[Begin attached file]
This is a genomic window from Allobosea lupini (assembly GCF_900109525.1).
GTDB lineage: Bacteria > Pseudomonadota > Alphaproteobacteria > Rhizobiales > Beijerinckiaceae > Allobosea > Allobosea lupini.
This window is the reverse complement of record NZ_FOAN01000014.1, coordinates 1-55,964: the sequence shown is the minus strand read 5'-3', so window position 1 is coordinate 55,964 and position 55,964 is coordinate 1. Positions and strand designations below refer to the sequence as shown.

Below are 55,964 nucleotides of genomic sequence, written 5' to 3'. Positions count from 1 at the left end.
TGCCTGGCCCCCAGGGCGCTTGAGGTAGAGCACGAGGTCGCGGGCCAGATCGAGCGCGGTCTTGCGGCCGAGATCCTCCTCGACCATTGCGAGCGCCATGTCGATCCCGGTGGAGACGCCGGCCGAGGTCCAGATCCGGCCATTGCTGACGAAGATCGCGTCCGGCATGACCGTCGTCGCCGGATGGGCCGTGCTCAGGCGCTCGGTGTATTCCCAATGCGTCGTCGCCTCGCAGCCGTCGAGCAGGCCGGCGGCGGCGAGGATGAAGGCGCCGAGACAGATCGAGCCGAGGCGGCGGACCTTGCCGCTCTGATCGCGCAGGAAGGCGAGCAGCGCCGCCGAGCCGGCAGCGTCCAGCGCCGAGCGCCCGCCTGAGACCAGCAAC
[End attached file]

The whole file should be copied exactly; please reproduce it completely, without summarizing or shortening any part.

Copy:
This is a genomic window from Allobosea lupini (assembly GCF_900109525.1).
GTDB lineage: Bacteria > Pseudomonadota > Alphaproteobacteria > Rhizobiales > Beijerinckiaceae > Allobosea > Allobosea lupini.
This window is the reverse complement of record NZ_FOAN01000014.1, coordinates 1-55,964: the sequence shown is the minus strand read 5'-3', so window position 1 is coordinate 55,964 and position 55,964 is coordinate 1. Positions and strand designations below refer to the sequence as shown.

Below are 55,964 nucleotides of genomic sequence, written 5' to 3'. Positions count from 1 at the left end.
TGCCTGGCCCCCAGGGCGCTTGAGGTAGAGCACGAGGTCGCGGGCCAGATCGAGCGCGGTCTTGCGGCCGAGATCCTCCTCGACCATTGCGAGCGCCATGTCGATCCCGGTGGAGACGCCGGCCGAGGTCCAGATCCGGCCATTGCTGACGAAGATCGCGTCCGGCATGACCGTCGTCGCCGGATGGGCCGTGCTCAGGCGCTCGGTGTATTCCCAATGCGTCGTCGCCTCGCAGCCGTCGAGCAGGCCGGCGGCGGCGAGGATGAAGGCGCCGAGACAGATCGAGCCGAGGCGGCGGACCTTGCCGCTCTGATCGCGCAGGAAGGCGAGCAGCGCCGCCGAGCCGGCAGCGTCCAGCGCCGAGCGCCCGCCTGAGACCAGCAAC